Our paper is online at Scientific Reports!
This was a collaboration led by Tali Reiner Brodetzki and Abraham Hefetz (TAU) to resolve species delimitation in the Cataglyphis niger complex. Previous studies identified three clades within this species complex: C. niger, C. savignyi, and C. drusus. The three were distinct monophyletic clades according to their mitochondrial haplotypes, and they also display distinct social colony structures: C. niger is polygyne, whereas C. savignyi and C. drusus are monogyne. In this new paper we show using RAD sequencing and population structure analysis of thousands of SNP loci that these three mitochondrial clades are not monophyletic in terms of their nuclear DNA. In fact, there is no detectable genetic divergence among them, and they form one un-differentiated population cluster in the STRUCTURE results:
We also conducted a maximum likelihood test for gene flow (using 3s) and rejected the null model of no gene flow between these clades. That is, there is significant evidence for gene flow between all these populations and between colonies of different social structure. Finally, we show that the spermatheca of polygyne queens with the C. niger mitotype contains mostly sperm with the C. savignyi mitotype. That is, polygyne queens mate mostly with males from monogyne colonies. Therefore, C. niger is one species that harbors a social polymorphism similar to other ants such as Solenopsis invicta and Formica selysi.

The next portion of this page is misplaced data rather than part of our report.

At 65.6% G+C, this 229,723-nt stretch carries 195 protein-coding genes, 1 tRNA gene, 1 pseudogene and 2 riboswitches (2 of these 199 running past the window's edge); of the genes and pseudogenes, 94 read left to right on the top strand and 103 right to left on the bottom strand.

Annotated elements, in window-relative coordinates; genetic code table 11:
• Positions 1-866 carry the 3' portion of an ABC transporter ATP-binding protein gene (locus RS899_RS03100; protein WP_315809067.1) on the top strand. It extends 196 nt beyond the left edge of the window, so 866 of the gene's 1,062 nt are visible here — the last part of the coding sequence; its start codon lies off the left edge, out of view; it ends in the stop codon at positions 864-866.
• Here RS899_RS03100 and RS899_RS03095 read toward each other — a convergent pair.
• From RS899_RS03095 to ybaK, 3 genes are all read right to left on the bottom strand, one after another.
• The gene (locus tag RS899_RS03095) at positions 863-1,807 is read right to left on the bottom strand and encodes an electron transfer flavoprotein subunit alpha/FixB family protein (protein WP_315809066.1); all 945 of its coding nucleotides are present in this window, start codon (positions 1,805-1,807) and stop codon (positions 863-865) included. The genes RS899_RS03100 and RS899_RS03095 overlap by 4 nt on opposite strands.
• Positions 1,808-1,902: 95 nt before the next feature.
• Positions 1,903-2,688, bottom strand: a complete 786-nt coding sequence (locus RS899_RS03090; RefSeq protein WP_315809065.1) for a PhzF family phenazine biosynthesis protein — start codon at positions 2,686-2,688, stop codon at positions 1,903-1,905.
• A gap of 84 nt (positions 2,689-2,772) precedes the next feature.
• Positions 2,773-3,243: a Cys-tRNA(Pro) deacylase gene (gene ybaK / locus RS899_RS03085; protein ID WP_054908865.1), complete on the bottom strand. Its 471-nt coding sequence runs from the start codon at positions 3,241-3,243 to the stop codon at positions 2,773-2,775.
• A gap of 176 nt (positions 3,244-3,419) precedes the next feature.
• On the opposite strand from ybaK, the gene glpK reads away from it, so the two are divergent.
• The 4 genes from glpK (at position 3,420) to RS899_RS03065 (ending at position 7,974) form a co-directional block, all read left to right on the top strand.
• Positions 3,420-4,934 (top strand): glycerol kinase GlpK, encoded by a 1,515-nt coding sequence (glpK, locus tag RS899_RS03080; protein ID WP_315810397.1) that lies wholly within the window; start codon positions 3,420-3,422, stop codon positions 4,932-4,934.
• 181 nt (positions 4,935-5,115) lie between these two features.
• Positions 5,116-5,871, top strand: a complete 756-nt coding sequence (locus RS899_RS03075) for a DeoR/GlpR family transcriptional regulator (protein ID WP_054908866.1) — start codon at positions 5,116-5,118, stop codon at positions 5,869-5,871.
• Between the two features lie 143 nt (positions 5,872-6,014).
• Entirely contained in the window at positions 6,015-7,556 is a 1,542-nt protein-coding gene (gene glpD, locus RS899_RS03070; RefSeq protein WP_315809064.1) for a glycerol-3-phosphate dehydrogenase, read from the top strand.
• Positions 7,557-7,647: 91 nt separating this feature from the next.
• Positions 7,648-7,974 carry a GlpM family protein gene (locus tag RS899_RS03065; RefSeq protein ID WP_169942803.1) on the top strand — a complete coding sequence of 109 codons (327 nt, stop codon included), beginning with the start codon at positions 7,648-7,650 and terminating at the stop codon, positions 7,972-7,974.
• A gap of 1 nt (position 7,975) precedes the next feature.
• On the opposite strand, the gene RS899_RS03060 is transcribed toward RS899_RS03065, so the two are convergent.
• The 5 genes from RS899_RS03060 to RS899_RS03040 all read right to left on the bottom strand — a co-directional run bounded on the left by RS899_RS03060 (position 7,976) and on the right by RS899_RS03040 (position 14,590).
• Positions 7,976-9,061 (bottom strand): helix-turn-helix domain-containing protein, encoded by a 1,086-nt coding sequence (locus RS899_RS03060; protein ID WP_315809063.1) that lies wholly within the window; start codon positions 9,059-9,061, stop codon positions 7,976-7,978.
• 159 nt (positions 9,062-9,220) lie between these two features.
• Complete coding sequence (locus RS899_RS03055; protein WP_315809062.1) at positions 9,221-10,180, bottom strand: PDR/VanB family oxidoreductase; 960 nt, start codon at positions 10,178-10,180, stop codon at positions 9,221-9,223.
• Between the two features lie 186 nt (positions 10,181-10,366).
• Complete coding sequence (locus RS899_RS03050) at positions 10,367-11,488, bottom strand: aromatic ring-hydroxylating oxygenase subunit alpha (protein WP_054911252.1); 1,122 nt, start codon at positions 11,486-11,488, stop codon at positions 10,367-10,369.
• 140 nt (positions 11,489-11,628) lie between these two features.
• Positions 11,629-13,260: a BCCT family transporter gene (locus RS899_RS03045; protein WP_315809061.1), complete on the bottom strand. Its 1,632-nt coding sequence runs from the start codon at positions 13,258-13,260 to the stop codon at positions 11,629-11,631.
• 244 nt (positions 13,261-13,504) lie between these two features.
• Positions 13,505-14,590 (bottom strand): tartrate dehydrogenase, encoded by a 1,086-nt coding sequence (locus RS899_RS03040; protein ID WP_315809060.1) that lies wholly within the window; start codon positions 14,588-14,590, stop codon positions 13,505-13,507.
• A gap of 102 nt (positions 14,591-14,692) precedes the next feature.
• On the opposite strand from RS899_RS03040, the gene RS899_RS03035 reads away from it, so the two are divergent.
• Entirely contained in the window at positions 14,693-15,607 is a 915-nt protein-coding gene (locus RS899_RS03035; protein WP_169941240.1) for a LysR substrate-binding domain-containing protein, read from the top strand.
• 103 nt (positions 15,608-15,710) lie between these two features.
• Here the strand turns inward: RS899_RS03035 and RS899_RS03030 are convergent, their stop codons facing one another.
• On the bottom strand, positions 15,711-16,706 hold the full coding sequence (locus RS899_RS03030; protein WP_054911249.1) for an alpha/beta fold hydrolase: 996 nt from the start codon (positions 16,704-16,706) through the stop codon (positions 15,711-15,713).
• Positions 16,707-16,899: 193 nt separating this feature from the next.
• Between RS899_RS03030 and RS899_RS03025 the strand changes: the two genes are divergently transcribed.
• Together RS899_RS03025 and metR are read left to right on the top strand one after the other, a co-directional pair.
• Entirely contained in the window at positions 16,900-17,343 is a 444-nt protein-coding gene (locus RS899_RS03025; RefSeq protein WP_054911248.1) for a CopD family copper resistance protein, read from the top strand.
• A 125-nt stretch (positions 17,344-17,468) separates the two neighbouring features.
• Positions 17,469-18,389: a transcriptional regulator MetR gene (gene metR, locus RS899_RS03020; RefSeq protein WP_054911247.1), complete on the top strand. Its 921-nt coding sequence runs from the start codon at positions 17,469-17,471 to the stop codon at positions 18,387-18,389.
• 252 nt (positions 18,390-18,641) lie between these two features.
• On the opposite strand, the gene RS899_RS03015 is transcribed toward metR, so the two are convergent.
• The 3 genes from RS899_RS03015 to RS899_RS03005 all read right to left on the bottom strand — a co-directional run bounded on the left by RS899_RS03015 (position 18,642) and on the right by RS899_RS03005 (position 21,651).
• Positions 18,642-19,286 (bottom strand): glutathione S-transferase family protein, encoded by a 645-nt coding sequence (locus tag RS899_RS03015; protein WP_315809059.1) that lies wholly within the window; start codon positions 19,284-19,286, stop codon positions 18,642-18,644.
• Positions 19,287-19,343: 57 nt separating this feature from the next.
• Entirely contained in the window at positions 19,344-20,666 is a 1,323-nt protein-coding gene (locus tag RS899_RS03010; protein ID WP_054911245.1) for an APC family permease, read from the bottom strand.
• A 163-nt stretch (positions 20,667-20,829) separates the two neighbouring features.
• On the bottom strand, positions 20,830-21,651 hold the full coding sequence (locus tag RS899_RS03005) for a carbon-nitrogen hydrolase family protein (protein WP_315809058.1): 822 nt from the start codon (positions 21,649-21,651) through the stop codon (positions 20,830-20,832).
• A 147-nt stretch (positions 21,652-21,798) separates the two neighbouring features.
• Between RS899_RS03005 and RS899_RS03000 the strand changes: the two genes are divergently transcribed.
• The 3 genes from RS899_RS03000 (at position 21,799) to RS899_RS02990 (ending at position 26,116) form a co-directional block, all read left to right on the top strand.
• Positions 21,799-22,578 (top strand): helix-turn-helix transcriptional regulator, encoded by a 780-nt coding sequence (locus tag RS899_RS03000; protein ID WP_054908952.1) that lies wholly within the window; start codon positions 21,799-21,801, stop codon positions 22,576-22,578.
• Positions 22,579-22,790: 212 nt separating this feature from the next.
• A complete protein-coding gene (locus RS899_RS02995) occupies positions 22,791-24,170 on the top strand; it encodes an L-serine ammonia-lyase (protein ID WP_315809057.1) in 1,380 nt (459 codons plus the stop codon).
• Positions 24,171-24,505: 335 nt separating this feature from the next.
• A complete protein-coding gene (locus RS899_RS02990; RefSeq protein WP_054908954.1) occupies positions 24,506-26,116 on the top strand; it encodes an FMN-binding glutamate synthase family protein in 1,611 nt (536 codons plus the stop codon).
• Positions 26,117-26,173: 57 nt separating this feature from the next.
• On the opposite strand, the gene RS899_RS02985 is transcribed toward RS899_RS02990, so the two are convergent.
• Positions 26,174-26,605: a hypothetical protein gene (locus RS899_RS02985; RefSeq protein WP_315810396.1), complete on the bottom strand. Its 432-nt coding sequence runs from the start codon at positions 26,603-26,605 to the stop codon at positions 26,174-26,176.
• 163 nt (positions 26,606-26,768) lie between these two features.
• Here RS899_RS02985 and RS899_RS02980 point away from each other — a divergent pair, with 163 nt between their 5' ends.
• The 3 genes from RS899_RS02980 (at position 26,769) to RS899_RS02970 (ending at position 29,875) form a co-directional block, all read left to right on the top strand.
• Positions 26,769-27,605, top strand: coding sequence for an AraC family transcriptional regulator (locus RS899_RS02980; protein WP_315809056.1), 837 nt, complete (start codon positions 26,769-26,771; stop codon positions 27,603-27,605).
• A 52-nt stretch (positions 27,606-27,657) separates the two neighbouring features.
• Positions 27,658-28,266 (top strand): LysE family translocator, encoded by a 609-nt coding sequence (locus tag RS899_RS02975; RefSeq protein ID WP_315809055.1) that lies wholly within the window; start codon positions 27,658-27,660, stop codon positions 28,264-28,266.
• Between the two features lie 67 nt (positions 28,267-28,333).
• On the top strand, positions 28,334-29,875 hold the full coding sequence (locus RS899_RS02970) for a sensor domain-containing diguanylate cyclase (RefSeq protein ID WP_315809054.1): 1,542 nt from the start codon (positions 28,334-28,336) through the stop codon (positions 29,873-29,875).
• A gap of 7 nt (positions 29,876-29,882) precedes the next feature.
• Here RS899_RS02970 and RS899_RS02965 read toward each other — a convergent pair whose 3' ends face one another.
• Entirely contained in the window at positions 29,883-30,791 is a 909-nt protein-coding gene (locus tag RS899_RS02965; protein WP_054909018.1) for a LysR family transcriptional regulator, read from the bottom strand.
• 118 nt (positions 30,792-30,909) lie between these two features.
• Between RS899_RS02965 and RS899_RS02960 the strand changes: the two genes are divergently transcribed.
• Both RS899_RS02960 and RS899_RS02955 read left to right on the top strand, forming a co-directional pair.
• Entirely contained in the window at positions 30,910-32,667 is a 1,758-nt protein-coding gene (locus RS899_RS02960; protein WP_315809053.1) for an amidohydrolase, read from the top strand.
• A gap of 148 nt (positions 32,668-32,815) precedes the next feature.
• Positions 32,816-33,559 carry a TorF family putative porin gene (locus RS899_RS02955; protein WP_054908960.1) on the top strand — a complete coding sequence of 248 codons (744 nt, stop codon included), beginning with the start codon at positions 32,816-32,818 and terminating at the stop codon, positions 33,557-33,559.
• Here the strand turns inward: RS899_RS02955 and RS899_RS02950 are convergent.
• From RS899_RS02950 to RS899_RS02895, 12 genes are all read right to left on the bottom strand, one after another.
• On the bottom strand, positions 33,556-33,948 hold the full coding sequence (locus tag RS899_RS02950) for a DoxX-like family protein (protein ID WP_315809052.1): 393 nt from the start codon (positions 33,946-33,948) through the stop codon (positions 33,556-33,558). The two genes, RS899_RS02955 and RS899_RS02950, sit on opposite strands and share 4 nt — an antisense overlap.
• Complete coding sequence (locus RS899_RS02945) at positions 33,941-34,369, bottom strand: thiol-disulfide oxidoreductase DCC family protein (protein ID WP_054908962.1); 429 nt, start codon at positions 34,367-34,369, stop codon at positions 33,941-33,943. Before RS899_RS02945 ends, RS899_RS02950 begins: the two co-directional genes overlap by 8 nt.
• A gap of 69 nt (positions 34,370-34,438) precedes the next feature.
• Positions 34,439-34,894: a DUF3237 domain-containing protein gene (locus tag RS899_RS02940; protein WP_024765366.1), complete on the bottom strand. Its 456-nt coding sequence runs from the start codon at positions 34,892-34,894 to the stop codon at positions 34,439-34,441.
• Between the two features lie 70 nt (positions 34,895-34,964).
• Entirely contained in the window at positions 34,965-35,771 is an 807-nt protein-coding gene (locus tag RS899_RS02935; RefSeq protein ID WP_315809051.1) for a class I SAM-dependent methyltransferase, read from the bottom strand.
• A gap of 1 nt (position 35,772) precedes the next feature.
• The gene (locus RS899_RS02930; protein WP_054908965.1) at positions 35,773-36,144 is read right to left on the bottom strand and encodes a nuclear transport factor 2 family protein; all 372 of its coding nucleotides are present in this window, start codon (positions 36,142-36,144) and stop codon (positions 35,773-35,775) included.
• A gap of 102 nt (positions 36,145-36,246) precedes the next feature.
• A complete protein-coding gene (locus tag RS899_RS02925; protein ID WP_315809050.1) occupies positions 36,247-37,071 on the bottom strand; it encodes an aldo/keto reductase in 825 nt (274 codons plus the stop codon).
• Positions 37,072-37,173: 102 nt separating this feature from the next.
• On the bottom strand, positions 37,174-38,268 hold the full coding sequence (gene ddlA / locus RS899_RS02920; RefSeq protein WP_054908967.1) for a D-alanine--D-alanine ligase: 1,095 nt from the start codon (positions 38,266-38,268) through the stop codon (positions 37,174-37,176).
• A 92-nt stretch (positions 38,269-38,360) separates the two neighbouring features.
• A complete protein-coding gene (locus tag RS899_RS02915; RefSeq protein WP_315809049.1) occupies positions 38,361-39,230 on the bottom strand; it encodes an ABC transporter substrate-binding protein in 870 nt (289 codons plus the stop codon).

We do not know yet if the social polymorphism in C. niger is controlled by a supergene ("social chromosome") as found in the other two systems. C. niger is also distinct in that the social form is completely linked to the mitochondrial lineage. That is, daughter queens always inherit the social form of their mothers. This raises the intriguing possibility of maternal imprinting. It remains to be seen if this system will turn out to be genetically controlled as in the social chromosome systems, or rather epigenetically controlled.